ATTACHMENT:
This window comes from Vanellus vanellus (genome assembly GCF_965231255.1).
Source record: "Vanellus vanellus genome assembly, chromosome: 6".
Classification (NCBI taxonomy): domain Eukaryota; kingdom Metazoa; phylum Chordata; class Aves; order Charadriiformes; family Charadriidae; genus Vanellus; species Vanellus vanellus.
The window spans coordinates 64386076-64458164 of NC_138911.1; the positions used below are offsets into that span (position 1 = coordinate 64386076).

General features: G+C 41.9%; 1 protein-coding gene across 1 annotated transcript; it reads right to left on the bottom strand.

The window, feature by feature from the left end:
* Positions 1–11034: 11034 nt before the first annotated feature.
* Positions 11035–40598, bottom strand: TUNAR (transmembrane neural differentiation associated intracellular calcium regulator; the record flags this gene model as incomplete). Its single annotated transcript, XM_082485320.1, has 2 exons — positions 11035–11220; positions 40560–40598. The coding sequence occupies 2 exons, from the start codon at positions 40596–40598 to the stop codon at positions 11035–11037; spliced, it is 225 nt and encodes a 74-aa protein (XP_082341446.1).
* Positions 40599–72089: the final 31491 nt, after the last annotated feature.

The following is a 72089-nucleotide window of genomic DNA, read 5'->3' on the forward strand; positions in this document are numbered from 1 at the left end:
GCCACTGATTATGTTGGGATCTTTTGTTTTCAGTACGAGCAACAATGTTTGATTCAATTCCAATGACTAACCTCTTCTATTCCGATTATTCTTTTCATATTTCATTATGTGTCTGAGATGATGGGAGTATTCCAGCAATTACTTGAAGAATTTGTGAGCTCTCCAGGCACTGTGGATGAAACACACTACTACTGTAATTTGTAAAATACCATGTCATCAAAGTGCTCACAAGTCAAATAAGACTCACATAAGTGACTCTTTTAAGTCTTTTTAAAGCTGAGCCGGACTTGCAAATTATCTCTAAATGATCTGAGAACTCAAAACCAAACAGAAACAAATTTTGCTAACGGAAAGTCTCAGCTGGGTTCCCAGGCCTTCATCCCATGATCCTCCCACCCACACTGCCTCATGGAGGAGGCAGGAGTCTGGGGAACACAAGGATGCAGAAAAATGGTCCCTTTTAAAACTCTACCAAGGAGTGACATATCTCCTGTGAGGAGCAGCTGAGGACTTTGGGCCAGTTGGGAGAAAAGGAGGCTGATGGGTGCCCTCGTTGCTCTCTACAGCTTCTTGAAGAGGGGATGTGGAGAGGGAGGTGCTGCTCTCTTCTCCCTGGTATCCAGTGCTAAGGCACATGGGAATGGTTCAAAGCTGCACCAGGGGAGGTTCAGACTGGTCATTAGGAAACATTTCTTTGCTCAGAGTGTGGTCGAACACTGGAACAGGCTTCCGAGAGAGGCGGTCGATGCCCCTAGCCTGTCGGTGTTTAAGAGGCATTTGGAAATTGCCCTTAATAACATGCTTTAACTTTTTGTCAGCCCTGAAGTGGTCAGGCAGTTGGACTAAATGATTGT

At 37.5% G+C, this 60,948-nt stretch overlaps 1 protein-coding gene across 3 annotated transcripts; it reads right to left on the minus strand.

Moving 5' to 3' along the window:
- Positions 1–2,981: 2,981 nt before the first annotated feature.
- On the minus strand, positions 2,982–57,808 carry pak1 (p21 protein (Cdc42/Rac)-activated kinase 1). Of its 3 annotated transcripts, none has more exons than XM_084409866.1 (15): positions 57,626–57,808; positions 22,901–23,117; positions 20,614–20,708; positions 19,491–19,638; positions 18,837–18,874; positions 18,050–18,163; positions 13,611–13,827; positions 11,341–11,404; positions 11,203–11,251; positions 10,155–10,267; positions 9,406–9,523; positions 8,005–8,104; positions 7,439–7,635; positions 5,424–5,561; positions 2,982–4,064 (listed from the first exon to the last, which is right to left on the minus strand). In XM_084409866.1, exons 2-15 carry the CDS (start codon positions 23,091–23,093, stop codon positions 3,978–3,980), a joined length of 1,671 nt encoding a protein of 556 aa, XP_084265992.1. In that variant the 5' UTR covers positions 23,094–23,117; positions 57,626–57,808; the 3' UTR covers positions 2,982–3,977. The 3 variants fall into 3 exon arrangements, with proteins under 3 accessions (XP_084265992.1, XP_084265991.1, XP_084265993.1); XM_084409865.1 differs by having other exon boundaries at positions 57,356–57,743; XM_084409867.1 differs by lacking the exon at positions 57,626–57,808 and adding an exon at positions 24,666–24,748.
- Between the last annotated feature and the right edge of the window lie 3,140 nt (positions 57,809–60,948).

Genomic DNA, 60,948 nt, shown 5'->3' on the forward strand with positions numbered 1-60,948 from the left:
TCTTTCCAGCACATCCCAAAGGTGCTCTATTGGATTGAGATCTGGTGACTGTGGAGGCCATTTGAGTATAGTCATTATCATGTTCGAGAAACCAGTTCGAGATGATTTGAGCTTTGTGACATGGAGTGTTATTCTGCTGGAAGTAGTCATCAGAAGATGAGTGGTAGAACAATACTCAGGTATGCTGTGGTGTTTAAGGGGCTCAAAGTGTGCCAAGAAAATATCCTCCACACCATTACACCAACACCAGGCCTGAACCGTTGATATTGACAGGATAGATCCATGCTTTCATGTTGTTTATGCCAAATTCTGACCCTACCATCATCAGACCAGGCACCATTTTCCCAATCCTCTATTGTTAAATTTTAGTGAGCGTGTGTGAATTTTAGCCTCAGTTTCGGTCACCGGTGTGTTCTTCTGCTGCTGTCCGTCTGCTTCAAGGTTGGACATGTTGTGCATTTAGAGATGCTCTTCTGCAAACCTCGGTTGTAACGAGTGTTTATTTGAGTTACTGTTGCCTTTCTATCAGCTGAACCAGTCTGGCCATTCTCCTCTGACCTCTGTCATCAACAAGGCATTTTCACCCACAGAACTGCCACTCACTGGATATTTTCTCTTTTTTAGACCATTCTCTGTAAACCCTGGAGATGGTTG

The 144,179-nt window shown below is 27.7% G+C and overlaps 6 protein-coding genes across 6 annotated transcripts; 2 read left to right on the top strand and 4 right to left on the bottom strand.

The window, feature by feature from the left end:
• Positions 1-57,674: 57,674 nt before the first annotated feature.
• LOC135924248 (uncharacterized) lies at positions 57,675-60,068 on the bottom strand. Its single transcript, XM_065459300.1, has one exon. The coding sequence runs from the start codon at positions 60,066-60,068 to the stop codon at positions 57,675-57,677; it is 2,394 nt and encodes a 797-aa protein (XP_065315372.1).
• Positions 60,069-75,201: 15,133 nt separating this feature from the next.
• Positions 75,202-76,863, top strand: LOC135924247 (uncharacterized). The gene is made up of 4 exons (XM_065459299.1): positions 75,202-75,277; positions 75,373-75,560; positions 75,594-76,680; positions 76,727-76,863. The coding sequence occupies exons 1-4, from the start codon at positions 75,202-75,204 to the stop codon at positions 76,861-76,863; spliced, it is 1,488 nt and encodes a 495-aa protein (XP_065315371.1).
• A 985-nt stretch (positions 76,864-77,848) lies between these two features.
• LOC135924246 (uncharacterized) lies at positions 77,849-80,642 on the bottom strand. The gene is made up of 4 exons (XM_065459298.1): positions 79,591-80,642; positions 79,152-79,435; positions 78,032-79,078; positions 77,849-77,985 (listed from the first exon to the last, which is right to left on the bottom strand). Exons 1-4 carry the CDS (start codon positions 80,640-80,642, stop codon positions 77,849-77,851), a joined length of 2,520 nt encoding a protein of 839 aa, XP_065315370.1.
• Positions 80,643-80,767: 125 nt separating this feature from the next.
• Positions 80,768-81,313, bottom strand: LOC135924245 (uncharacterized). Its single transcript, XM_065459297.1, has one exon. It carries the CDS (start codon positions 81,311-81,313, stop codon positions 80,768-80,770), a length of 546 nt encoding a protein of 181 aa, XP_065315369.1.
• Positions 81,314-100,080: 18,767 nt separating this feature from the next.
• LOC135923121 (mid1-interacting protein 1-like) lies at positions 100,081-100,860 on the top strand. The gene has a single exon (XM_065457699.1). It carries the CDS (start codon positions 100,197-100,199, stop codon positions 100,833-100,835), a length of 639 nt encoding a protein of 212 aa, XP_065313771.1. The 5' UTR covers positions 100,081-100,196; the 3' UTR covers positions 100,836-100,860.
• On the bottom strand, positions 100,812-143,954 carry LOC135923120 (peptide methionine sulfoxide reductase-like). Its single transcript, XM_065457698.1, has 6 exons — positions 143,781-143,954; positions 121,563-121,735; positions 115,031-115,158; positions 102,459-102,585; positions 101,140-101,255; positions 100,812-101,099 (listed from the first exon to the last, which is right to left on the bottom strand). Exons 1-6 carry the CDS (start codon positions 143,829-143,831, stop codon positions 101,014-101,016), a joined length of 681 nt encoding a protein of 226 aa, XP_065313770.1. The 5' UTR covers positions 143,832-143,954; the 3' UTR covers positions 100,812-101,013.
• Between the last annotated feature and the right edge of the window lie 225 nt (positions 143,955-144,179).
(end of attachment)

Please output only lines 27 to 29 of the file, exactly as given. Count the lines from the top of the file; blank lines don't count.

• Positions 80,643-80,767: 125 nt separating this feature from the next.
• Positions 80,768-81,313, bottom strand: LOC135924245 (uncharacterized). Its single transcript, XM_065459297.1, has one exon. It carries the CDS (start codon positions 81,311-81,313, stop codon positions 80,768-80,770), a length of 546 nt encoding a protein of 181 aa, XP_065315369.1.
• Positions 81,314-100,080: 18,767 nt separating this feature from the next.